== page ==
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August 27, 2014 | NPR · The office of the inspector general of the Department of Veterans Affairs said it couldn't prove that anyone had died because of long wait times at the VA medical center in Phoenix. In a speech to the American Legion on Tuesday, President Obama pledged to do better by vets and announced new initiatives.But veterans want more than promises.
 
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August 27, 2014 | SCPR · The Los Angeles Unified School District has shut down a half-a-billion-dollar deal with Apple and Pearson to provide classroom technology. Here's what happened.
 
August 27, 2014 | NPR · Schools in Napa Valley are to reopen Wednesday after the area's worst earthquake in decades. Hundreds of buildings and homes were damaged and a lot of rebuilding work remains to be done. David Greene and Steve Inskeep report.
 

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August 26, 2014 | NPR · Dr. Tom Frieden, director of the Centers for Disease Control and Prevention, has arrived in West Africa to assess the Ebola outbreak. The situation in Liberia, he says, is "absolutely unprecedented."
 
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August 26, 2014 | NPR · An inquiry in the U.K. has found that more than 1,400 children have been sexually abused by an organized ring of men in the northern English town of Rotherham.
 
August 26, 2014 | NPR · Robert Siegel speaks with Stephen R. Kelly, a visiting professor at Duke University, about how North and South Carolina hope to resolve questions about the border between them. The original border, which was mandated by the British during the colonial era, was never surveyed properly. That's caused headaches ever since the 18th century.
 

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August 23, 2014 | NPR · Nearly 1,500 people have died in the Ebola outbreak, and more nations in the region are closing their borders. NPR's Scott Simon speaks to Africa correspondent Ofeibea Quist-Arcton about the epidemic.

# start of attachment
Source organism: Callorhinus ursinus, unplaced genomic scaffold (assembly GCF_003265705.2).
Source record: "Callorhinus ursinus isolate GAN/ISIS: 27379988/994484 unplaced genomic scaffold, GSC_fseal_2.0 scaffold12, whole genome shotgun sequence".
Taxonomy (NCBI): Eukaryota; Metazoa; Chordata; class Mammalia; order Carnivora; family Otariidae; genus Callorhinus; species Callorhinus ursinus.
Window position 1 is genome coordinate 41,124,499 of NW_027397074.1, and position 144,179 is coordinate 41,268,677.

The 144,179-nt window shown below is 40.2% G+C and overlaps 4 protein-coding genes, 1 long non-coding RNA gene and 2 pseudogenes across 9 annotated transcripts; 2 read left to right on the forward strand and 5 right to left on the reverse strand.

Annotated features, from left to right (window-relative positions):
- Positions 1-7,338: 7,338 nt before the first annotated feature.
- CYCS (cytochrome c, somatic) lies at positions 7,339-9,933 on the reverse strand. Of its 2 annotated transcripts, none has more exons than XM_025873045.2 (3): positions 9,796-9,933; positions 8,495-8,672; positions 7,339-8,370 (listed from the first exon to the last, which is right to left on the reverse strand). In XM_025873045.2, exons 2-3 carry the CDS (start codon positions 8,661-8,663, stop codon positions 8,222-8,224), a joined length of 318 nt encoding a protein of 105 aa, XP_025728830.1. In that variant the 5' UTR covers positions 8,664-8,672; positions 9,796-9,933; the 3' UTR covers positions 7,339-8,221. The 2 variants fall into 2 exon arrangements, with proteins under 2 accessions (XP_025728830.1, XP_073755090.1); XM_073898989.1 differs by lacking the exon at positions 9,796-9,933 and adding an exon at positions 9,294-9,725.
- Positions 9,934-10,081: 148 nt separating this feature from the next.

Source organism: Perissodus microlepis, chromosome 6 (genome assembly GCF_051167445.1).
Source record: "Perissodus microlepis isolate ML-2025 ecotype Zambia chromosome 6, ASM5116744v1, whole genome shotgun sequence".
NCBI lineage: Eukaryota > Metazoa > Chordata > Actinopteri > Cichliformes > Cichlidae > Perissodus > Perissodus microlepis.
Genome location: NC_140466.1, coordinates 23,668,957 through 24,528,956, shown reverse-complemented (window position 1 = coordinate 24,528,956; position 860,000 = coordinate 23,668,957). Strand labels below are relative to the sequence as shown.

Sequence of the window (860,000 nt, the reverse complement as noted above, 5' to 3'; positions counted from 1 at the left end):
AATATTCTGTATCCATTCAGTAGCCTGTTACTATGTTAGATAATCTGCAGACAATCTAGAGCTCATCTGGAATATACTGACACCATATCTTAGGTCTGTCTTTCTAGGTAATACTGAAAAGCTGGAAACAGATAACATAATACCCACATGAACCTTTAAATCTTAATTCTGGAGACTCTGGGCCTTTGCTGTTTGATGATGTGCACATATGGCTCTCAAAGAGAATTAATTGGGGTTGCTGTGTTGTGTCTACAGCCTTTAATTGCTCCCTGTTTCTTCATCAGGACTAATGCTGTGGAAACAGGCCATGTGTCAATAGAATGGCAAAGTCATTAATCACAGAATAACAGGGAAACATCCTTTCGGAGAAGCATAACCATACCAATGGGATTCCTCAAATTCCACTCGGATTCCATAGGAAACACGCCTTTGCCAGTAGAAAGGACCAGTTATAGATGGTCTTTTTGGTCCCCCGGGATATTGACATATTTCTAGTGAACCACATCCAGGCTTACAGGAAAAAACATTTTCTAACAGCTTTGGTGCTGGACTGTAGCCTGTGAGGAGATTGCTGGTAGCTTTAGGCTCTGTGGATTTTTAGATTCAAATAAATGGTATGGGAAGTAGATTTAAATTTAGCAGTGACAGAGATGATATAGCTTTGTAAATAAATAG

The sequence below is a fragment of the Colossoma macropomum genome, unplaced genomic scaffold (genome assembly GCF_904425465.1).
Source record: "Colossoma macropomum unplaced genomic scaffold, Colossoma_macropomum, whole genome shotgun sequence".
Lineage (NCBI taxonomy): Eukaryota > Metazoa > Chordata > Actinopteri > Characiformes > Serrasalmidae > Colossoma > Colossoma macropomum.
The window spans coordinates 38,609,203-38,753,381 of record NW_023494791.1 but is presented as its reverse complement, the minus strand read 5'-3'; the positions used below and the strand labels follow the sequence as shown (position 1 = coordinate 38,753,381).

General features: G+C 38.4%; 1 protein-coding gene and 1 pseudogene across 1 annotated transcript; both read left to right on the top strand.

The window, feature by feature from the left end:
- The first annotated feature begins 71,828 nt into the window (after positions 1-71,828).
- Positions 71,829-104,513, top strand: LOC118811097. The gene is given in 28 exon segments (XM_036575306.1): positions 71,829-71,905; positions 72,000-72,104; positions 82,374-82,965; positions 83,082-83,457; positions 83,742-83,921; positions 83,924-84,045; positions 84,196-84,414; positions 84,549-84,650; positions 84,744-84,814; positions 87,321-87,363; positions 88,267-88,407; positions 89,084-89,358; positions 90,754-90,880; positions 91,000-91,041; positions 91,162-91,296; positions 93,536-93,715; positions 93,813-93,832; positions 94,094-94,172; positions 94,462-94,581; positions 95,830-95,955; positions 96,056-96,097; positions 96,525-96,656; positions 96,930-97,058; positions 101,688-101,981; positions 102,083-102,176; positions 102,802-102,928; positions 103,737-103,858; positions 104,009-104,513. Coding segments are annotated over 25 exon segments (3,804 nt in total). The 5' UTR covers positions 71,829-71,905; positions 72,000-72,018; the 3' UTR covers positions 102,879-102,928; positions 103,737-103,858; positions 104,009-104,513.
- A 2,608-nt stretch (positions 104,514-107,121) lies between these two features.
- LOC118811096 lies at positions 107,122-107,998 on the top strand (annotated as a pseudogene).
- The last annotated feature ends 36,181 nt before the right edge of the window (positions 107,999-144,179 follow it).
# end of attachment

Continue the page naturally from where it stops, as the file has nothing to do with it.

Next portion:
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August 24, 2014 | NPR · In the wake of violent clashes between protesters and police in Ferguson, Mo., President Obama is ordering a review of the federal programs that help local police departments purchase military gear.
 

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Michael Koryta

Jul 20, 2014 — If you're looking for a cracking summer read, NPR's Madhulika Sikka says you absolutely must pick up Michael Koryta's thrill-a-minute new novel about a teenager on the run in the Montana woods.
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Jul 10, 2011 — In the mountains of eastern Kentucky, a lonely, landlocked lighthouse, a great cat sanctuary, and a women's prison set the scene for Michael Koryta's latest thriller. It's spooky and supernatural, but also grapples with real world questions of love, loss and trust.
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Feb 17, 2011 — A haunted hotel and an antebellum resort for Southern slave owners vacationing with their mistresses are the settings for this week's novels. In nonfiction, there are an investigation of Nevada's Yucca Mountain nuclear waste storage site and the U.S. government's Financial Crisis Inquiry Report.
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Jun 15, 2010 — When Michael Koryta was 8 years old, his father took him to visit the ruins of an American hotel that was once referred to as the Eighth Wonder of the World. Eighteen years later, he's written So Cold the River, a supernatural thriller about the historic hotel and the mysterious waters that run beneath it.
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